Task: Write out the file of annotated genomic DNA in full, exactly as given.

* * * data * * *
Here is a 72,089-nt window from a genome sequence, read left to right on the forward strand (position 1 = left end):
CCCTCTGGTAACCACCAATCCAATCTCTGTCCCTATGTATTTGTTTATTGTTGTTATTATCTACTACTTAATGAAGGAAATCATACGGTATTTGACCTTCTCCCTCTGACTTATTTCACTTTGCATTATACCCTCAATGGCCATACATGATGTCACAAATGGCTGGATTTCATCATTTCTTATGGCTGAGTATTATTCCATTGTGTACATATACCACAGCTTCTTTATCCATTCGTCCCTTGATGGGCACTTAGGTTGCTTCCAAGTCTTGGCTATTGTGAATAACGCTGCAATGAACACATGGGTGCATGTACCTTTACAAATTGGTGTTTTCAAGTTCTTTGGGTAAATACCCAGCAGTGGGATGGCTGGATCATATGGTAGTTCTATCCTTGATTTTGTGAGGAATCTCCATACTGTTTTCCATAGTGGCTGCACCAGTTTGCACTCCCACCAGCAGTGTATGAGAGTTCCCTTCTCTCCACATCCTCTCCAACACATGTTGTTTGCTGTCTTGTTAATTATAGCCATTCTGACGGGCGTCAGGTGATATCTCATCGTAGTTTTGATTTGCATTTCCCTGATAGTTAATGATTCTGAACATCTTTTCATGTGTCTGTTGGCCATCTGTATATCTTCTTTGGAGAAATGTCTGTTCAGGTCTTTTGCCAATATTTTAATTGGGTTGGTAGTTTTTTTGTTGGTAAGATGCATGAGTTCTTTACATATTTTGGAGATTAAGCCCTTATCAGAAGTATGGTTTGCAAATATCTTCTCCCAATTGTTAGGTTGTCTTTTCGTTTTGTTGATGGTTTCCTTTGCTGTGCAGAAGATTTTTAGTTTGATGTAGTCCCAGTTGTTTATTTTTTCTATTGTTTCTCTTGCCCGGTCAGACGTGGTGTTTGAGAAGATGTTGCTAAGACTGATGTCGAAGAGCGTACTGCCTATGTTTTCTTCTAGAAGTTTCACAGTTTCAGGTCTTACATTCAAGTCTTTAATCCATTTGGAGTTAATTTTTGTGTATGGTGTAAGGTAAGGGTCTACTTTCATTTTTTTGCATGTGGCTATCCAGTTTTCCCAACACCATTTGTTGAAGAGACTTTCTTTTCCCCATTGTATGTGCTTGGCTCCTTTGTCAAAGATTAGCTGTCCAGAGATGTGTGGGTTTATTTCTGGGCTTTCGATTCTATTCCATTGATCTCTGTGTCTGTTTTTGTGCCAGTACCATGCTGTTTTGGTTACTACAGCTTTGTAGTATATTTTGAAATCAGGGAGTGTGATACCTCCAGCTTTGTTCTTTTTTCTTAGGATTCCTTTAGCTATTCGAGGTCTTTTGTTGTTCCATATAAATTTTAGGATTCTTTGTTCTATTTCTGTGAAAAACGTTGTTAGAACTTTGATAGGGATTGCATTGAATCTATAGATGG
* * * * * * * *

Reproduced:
Here is a 72,089-nt window from a genome sequence, read left to right on the forward strand (position 1 = left end):
CCCTCTGGTAACCACCAATCCAATCTCTGTCCCTATGTATTTGTTTATTGTTGTTATTATCTACTACTTAATGAAGGAAATCATACGGTATTTGACCTTCTCCCTCTGACTTATTTCACTTTGCATTATACCCTCAATGGCCATACATGATGTCACAAATGGCTGGATTTCATCATTTCTTATGGCTGAGTATTATTCCATTGTGTACATATACCACAGCTTCTTTATCCATTCGTCCCTTGATGGGCACTTAGGTTGCTTCCAAGTCTTGGCTATTGTGAATAACGCTGCAATGAACACATGGGTGCATGTACCTTTACAAATTGGTGTTTTCAAGTTCTTTGGGTAAATACCCAGCAGTGGGATGGCTGGATCATATGGTAGTTCTATCCTTGATTTTGTGAGGAATCTCCATACTGTTTTCCATAGTGGCTGCACCAGTTTGCACTCCCACCAGCAGTGTATGAGAGTTCCCTTCTCTCCACATCCTCTCCAACACATGTTGTTTGCTGTCTTGTTAATTATAGCCATTCTGACGGGCGTCAGGTGATATCTCATCGTAGTTTTGATTTGCATTTCCCTGATAGTTAATGATTCTGAACATCTTTTCATGTGTCTGTTGGCCATCTGTATATCTTCTTTGGAGAAATGTCTGTTCAGGTCTTTTGCCAATATTTTAATTGGGTTGGTAGTTTTTTTGTTGGTAAGATGCATGAGTTCTTTACATATTTTGGAGATTAAGCCCTTATCAGAAGTATGGTTTGCAAATATCTTCTCCCAATTGTTAGGTTGTCTTTTCGTTTTGTTGATGGTTTCCTTTGCTGTGCAGAAGATTTTTAGTTTGATGTAGTCCCAGTTGTTTATTTTTTCTATTGTTTCTCTTGCCCGGTCAGACGTGGTGTTTGAGAAGATGTTGCTAAGACTGATGTCGAAGAGCGTACTGCCTATGTTTTCTTCTAGAAGTTTCACAGTTTCAGGTCTTACATTCAAGTCTTTAATCCATTTGGAGTTAATTTTTGTGTATGGTGTAAGGTAAGGGTCTACTTTCATTTTTTTGCATGTGGCTATCCAGTTTTCCCAACACCATTTGTTGAAGAGACTTTCTTTTCCCCATTGTATGTGCTTGGCTCCTTTGTCAAAGATTAGCTGTCCAGAGATGTGTGGGTTTATTTCTGGGCTTTCGATTCTATTCCATTGATCTCTGTGTCTGTTTTTGTGCCAGTACCATGCTGTTTTGGTTACTACAGCTTTGTAGTATATTTTGAAATCAGGGAGTGTGATACCTCCAGCTTTGTTCTTTTTTCTTAGGATTCCTTTAGCTATTCGAGGTCTTTTGTTGTTCCATATAAATTTTAGGATTCTTTGTTCTATTTCTGTGAAAAACGTTGTTAGAACTTTGATAGGGATTGCATTGAATCTATAGATGG